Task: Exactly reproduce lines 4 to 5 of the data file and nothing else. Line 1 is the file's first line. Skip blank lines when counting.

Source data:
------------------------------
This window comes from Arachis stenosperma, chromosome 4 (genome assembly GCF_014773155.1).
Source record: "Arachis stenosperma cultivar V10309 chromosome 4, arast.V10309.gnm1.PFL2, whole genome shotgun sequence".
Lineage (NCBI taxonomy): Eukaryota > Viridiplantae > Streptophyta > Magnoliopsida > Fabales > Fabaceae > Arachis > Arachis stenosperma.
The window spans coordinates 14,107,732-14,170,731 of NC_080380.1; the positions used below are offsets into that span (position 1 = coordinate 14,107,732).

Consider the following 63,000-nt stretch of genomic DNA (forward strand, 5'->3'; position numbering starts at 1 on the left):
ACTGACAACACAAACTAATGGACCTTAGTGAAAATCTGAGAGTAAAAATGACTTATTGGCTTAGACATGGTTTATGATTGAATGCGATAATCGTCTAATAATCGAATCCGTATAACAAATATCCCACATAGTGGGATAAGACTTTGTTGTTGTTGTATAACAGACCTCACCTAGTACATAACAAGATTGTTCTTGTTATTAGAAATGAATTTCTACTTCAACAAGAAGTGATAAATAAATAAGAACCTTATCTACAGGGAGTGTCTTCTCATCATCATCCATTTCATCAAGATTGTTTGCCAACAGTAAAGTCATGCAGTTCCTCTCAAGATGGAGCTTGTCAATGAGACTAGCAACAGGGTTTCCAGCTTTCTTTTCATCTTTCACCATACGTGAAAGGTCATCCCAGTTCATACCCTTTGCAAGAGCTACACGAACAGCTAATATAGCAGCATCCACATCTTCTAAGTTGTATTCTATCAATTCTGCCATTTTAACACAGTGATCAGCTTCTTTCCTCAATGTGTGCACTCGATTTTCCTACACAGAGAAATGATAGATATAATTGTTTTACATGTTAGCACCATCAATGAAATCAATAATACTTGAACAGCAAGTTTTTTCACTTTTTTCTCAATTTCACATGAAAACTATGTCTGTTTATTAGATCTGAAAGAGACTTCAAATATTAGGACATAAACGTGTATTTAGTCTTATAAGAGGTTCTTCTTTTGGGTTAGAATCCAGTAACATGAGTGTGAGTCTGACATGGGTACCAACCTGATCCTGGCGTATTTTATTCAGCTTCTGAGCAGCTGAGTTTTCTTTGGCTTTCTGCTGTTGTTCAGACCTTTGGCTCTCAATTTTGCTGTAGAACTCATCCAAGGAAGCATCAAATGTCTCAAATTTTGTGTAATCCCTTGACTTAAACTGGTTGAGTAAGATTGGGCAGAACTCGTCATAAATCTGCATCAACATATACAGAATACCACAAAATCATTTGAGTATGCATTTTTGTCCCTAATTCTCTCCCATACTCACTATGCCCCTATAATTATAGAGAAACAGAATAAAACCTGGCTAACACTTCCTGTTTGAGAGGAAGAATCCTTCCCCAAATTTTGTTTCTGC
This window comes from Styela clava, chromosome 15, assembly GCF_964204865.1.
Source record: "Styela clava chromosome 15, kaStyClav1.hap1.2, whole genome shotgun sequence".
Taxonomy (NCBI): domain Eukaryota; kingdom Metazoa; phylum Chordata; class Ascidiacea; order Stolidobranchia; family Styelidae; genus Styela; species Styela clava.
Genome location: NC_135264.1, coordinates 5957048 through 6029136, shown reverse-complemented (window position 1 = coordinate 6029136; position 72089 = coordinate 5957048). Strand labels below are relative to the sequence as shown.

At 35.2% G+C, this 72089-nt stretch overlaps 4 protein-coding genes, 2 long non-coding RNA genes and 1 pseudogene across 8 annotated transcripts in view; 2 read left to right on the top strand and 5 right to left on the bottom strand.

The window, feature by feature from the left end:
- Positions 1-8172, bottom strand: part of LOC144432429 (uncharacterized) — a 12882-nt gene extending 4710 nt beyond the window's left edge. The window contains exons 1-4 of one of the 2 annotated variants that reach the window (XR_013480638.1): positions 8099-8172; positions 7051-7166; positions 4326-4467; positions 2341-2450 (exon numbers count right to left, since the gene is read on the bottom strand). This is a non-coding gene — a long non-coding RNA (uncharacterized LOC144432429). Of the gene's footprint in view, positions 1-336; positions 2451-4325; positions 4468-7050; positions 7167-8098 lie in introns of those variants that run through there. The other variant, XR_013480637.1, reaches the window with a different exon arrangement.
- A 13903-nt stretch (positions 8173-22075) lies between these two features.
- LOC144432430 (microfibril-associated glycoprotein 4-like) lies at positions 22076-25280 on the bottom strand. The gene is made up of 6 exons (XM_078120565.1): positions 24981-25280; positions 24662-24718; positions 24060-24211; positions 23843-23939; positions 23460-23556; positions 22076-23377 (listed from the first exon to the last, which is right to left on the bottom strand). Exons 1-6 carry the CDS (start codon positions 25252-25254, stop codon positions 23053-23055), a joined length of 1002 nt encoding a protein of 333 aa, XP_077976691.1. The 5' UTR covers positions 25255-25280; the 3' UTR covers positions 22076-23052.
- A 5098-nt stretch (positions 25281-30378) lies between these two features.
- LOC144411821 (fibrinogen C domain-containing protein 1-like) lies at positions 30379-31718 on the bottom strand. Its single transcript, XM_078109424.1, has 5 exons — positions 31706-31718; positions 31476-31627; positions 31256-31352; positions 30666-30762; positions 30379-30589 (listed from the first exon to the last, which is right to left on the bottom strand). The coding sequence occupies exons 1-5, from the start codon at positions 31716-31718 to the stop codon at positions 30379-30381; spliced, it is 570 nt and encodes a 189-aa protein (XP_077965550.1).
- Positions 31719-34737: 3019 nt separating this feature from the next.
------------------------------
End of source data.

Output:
The window spans coordinates 14,107,732-14,170,731 of NC_080380.1; the positions used below are offsets into that span (position 1 = coordinate 14,107,732).

Consider the following 63,000-nt stretch of genomic DNA (forward strand, 5'->3'; position numbering starts at 1 on the left):